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NYC Working Group on School Transformation

July 20, 2012

by Norm Fruchter

Last April, the New York City Working Group on School Transformation issued a report examining the impact of the school closing policy of the city’s Department of Education (DOE). The Working Group’s report argued that by closing schools instead of helping them to improve, the DOE was abdicating its responsibility to support struggling schools. The Working Group’s report called on the DOE to develop a Success Zone to help struggling schools improve, and to build instructional capacity across all the city’s schools so that many fewer would need to be closed.

The Working Group presented the following evidence that specific DOE policies  exacerbated the problems of struggling schools:

  • The schools the DOE has closed since 2002 had significantly higher percentages of incoming 9th graders with below-level 8th grade math and reading scores, as well as significantly higher percentages of English Language Learners and students with disabilities, than the school system’s averages.
  • In the five years before many of the system’s struggling schools were targeted for closure, the DOE significantly increased the percentages of students with low-level 8th grade math and reading scores at those schools, and also increased the percentages of English Language Learners and students with disabilities.
  • In the five years before many of the system’s struggling schools were targeted for closure, the DOE significantly increased the assignment of over-the-counter students in many of those schools.
  • This increased concentration of high-risk, high needs students at schools the DOE targeted for closure runs counter to the advice of the Parthenon Group, whose study advised the DOE to decrease concentrations of high-needs students in specific schools because that concentration would lower school-level graduation rates.

When the Working Group’s released its report in mid-April, the DOE dismissed the report’s arguments and questioned the accuracy of its data. But in early July, a Gotham Gazette article reported that the DOE had promised the NY State Education Department (SED) that it would reduce the concentration of high-risk, high-needs students at schools it targets for closure.  The DOE also pledged not to concentrate over-the- counter students at such schools.  Those DOE acknowledgements of how its policies have intensified the burdens of struggling schools were included in the city’s request to approve federal School Improvement Grant (SIG) funds for 24 schools the city was trying to place in the federal school turnaround program.  (An arbitrator and a state Supreme Court judge have put that effort on hold.)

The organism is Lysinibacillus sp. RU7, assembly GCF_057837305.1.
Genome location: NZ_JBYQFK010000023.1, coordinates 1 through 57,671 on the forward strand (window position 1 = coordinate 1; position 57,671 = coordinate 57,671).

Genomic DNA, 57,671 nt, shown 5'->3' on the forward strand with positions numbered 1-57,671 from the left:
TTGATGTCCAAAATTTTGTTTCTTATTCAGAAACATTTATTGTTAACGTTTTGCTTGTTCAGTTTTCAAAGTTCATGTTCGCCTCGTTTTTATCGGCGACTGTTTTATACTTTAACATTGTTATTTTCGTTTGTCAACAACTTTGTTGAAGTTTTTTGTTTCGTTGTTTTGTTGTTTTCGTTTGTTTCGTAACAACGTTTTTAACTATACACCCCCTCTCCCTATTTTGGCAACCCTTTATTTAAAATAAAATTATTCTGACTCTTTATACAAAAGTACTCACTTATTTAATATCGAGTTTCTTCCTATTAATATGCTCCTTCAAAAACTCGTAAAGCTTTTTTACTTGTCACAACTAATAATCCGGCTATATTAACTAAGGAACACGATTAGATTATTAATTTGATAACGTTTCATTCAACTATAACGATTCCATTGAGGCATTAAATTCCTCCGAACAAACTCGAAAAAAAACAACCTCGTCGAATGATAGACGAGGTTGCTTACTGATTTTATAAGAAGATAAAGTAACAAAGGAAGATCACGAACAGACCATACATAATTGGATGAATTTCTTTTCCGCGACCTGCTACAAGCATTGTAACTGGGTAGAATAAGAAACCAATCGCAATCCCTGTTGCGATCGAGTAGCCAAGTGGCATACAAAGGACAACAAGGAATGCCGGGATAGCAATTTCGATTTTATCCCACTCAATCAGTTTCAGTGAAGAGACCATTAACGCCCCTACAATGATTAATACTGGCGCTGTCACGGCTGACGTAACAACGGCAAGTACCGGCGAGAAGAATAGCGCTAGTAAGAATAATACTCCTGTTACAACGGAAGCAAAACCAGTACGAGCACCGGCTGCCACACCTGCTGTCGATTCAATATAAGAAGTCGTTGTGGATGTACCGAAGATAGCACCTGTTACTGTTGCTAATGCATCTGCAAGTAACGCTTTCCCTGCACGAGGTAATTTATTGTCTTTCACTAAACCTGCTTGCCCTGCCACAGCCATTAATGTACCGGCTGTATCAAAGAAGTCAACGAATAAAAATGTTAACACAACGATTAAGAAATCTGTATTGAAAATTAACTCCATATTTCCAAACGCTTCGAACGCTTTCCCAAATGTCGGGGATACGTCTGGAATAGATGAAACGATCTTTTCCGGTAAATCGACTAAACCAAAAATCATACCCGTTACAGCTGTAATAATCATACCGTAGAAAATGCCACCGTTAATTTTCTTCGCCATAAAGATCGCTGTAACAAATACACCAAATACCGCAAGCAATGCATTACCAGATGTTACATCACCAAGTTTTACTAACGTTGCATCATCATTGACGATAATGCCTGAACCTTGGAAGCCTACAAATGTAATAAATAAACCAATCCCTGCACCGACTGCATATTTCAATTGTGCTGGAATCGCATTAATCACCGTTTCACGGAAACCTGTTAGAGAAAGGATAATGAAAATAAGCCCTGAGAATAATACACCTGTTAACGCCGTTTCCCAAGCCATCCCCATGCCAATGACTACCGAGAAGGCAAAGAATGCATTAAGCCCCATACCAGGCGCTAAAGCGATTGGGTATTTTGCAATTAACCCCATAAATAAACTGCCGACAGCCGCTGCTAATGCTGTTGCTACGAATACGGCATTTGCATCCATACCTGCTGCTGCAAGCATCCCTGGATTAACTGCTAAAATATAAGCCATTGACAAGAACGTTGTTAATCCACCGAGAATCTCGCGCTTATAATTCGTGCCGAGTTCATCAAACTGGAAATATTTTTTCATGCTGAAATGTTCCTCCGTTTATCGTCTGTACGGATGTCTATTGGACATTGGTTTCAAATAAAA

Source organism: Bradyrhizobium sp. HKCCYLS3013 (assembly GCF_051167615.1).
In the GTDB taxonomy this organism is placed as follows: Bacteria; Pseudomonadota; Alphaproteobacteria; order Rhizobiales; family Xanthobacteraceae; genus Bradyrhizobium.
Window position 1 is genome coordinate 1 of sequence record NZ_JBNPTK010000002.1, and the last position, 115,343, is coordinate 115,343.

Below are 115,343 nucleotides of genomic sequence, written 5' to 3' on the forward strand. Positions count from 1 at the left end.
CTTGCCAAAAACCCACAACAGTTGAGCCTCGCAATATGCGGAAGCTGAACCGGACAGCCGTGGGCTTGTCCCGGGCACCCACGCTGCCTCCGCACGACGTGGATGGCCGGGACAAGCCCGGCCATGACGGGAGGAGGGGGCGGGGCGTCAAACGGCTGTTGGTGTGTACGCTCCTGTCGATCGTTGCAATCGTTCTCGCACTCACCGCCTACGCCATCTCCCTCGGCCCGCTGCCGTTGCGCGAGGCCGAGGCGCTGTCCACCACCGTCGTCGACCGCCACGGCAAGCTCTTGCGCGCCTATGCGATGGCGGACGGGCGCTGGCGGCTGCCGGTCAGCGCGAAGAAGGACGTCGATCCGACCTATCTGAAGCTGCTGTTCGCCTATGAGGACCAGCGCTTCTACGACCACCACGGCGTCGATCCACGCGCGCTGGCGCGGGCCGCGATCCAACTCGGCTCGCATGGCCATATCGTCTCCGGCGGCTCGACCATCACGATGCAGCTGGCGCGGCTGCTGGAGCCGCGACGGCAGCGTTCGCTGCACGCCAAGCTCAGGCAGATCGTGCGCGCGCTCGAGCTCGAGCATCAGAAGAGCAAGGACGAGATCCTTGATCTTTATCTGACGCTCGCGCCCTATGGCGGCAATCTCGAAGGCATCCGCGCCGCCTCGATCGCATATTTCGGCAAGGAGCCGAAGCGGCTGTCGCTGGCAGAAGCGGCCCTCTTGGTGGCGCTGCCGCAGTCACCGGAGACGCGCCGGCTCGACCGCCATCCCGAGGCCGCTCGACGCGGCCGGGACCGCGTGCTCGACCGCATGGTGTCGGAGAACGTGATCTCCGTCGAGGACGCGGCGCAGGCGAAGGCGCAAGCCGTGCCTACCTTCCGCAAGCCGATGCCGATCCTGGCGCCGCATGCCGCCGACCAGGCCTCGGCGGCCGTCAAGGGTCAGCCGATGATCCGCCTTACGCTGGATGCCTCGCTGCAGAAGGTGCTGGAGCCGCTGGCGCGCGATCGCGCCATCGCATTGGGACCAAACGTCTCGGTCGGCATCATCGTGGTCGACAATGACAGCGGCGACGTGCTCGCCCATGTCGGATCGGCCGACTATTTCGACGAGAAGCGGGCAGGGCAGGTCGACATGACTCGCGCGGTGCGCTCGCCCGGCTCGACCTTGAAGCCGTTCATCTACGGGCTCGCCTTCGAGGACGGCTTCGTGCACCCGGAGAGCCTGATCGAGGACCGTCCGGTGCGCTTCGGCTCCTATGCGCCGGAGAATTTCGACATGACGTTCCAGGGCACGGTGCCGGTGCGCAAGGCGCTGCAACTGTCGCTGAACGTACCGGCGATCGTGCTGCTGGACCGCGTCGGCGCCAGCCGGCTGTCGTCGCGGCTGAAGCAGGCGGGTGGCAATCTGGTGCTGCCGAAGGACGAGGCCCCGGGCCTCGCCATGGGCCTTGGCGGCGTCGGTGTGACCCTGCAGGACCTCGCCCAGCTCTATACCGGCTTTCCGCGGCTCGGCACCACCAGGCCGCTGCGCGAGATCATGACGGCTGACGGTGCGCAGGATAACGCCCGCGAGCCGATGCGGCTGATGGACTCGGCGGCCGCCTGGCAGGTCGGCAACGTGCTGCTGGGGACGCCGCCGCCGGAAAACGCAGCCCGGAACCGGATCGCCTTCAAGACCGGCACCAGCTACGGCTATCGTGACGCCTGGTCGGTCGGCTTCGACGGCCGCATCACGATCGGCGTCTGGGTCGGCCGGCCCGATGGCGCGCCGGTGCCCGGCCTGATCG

According to the Gotham Gazette article, the city’s letter disclosed that,, “over the past 18 months, NYC has been working with the New York State Education Department to address its concerns about situations where our choice-based system may be leading to an over-concentration of students with disabilities, English language learners, and/or students that are performing below proficiency in certain schools.”  According to the Gazettethe city’s letter “also provides data to show that students at most of the SIG high schools entered ninth grade performing below the average of other students in their boroughs on state tests. Many of the SIG middle and high schools also enrolled a higher percentage of special education students and English language learners than the average for their districts.”

So in spite of its initial denials, the DOE has ultimately vindicated the Working Group’s report about how the DOE policies exacerbate the challenges struggling schools face,  and ultimately close the schools thus targeted. Such policies must end because they punish schools rather than help them improve. What struggling schools need are interventions and support that build their staff’s capacity for improvement.

(Full disclosure – the author was a member of the NYC Working Group on School Transformation.)

Norm Fruchter is a senior policy analyst at the Annenberg Institute for School Reform

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